Senate Panel Takes Toy Industry to Task

Though China pledged Tuesday to resolve the use of lead paint in toys it manufactures for the United States, today senators took toy makers and safety commissioners to task as to why those imports weren't subject to more stringent tests on American shores.

(China pledges safe toys for Christmas.)

Anything more than trace levels of lead in toys, they pointed out, has been illegal in the United States for nearly 30 years. But over the course of that time, the watchdog agency that inspects products for safety has been beset by budget cuts: Nearly 1,000 inspectors worked for the U.S. Consumer Product Safety Commission (CPSC) in 1980; slightly more than 400 work there now, though foreign commerce has boomed.

In the wake of recent product recalls -- everything from toys to dog food to toothpaste, all imports from China -- the CPSC commissioners testified today that new legislation could better help them do their jobs.

For his part, the Mattel CEO Robert Eckert apologized to the Senate Appropriations Subcommittee for the lead paint in toys that led to three enormous toy recalls this summer.

"I know this subcommittee and the American people want to know how lead got onto our products and what steps we're taking to ensure that this doesn't happen again. Simply put, our systems were circumvented and our standards were violated," Eckert said before the Senate panel.

In one particularly heated exchange, Subcommittee Chair Dick Durbin, an Illinois Democrat, and CPSC Acting Chair Nancy Nord went head to head.

Nord argued that the state of Chinese internal standards were "up to the Chinese."

Durbin shot back, "If this is a memorandum of understanding an agreement with the Chinese, what they do internally is not up to the Chinese if it comes to the United States. That's what this is about. I'm asking you if there's a new lead standard agreed to in this agreement with China for lead or lead paint. I've said three times. Is there or isn't there?"

Nord contended that "the Chinese have agreed to eliminate any lead paint used in toys exported to the United States."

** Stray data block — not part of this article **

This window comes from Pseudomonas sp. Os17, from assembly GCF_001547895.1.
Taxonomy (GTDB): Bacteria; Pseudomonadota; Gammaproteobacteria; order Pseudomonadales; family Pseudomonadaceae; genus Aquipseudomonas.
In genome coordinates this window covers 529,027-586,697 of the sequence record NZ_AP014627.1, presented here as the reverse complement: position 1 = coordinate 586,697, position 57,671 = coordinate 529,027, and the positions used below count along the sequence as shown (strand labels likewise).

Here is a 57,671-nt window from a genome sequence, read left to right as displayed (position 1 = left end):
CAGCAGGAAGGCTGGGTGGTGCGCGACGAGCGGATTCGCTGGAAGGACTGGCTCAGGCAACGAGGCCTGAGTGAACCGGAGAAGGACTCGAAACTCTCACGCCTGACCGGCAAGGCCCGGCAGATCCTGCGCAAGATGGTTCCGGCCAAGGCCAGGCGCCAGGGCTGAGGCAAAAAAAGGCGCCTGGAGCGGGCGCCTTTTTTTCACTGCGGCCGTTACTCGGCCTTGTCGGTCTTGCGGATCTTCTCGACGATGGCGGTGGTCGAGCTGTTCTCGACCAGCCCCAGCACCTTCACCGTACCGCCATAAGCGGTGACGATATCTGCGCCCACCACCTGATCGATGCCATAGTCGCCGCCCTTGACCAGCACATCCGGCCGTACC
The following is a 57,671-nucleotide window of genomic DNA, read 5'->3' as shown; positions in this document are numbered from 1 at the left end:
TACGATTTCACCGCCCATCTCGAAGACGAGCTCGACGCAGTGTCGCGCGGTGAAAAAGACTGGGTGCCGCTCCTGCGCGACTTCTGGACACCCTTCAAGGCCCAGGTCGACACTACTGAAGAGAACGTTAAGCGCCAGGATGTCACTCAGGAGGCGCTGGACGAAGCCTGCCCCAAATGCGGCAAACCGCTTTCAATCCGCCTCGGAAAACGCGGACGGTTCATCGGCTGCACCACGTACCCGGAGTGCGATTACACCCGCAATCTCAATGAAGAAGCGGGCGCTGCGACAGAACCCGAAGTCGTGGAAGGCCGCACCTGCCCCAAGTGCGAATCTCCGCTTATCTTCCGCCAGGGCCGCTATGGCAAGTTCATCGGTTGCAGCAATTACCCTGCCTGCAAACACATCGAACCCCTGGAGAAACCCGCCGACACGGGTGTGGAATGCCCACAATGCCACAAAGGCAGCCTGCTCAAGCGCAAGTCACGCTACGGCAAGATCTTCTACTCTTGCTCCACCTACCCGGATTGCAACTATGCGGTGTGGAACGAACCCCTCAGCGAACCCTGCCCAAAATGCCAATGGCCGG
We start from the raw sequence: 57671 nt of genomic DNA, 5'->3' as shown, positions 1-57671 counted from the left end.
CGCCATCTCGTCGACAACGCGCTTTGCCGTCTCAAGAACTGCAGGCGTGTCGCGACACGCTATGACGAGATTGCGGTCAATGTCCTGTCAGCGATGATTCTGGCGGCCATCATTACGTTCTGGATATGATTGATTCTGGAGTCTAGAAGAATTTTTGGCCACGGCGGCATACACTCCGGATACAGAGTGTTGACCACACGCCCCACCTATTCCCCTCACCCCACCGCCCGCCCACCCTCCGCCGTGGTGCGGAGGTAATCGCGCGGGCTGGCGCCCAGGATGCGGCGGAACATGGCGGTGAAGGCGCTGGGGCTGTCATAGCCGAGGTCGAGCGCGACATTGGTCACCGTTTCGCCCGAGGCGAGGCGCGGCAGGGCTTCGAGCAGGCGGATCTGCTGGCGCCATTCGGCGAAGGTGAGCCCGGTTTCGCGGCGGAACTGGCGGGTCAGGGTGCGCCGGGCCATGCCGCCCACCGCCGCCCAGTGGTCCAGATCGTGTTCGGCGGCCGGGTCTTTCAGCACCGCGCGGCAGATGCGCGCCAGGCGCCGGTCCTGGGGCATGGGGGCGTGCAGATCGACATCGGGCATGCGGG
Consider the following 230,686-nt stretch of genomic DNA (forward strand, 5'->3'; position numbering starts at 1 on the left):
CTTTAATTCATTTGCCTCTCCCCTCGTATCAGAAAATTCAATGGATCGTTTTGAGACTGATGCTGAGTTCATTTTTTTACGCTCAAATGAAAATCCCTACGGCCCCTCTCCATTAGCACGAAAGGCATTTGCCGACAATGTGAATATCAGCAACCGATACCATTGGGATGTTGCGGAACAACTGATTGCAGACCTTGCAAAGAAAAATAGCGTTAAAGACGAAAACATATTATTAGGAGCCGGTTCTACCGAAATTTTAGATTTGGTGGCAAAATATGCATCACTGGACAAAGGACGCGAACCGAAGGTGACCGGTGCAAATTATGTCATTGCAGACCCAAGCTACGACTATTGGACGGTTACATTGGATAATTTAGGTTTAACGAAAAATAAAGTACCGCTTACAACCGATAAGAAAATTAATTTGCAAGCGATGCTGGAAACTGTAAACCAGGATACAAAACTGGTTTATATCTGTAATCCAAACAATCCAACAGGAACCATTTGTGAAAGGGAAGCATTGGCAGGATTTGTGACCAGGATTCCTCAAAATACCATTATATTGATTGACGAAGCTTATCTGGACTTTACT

"Is this a new standard?" Durbin questioned.

Nord reiterated, "Sir, again, you will have to ask the Chinese what the state of the Chinese law is."

After a back and forth with Durbin over recent recalls, Nord explained, "There is no rule in place, that's what I'm trying to tell you. We deal with this. We've got an enforcement that we're enforcing. I would like to have a rule because that is a much stronger regulatory tool. Until we get a rule in place we will enforce our enforcement policy."

Durbin retorted: "What you've just told me is no conciliation to the families across America that you are somehow caught up in a rule-making process when you know that one out of five pieces of children's jewelry has dangerous lead content. We expect, Americans expect our government to act to protect families and children."

He continued, "If that is the case, then I think either the law or the commission need to change."

It's a law Durbin and other Democrats are eager to change. At today's hearing, the senators displayed pictures of the lone, cluttered lab where the single CPSC official in charge of testing toys toils away.

They've introduced legislation to revamp the CPSC, hire more inspectors, improve testing facilities and give the agency more legislative authority for recalls and sanctions against specific companies.

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